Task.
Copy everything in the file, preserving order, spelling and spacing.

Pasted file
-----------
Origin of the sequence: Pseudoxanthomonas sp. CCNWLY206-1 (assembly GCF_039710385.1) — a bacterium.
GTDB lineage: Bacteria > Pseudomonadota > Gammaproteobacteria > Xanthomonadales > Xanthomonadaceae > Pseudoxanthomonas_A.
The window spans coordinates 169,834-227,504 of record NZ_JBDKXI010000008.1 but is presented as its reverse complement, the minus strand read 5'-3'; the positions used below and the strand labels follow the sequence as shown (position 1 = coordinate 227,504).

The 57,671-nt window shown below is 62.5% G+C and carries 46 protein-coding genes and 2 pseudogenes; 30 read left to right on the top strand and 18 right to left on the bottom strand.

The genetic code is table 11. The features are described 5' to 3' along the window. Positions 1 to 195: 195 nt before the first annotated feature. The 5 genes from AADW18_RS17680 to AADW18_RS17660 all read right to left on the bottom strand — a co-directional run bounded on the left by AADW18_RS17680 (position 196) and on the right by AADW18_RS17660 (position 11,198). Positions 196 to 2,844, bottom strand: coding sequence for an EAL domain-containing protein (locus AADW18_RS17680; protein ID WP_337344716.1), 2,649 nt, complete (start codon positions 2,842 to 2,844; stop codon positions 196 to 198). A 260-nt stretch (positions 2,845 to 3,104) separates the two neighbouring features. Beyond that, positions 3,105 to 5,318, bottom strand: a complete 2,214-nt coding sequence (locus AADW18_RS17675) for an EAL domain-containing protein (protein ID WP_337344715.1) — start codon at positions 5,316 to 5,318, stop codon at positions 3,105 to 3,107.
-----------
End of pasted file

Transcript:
Origin of the sequence: Pseudoxanthomonas sp. CCNWLY206-1 (assembly GCF_039710385.1) — a bacterium.
GTDB lineage: Bacteria > Pseudomonadota > Gammaproteobacteria > Xanthomonadales > Xanthomonadaceae > Pseudoxanthomonas_A.
The window spans coordinates 169,834-227,504 of record NZ_JBDKXI010000008.1 but is presented as its reverse complement, the minus strand read 5'-3'; the positions used below and the strand labels follow the sequence as shown (position 1 = coordinate 227,504).

The 57,671-nt window shown below is 62.5% G+C and carries 46 protein-coding genes and 2 pseudogenes; 30 read left to right on the top strand and 18 right to left on the bottom strand.

The genetic code is table 11. The features are described 5' to 3' along the window. Positions 1 to 195: 195 nt before the first annotated feature. The 5 genes from AADW18_RS17680 to AADW18_RS17660 all read right to left on the bottom strand — a co-directional run bounded on the left by AADW18_RS17680 (position 196) and on the right by AADW18_RS17660 (position 11,198). Positions 196 to 2,844, bottom strand: coding sequence for an EAL domain-containing protein (locus AADW18_RS17680; protein ID WP_337344716.1), 2,649 nt, complete (start codon positions 2,842 to 2,844; stop codon positions 196 to 198). A 260-nt stretch (positions 2,845 to 3,104) separates the two neighbouring features. Beyond that, positions 3,105 to 5,318, bottom strand: a complete 2,214-nt coding sequence (locus AADW18_RS17675) for an EAL domain-containing protein (protein ID WP_337344715.1) — start codon at positions 5,316 to 5,318, stop codon at positions 3,105 to 3,107.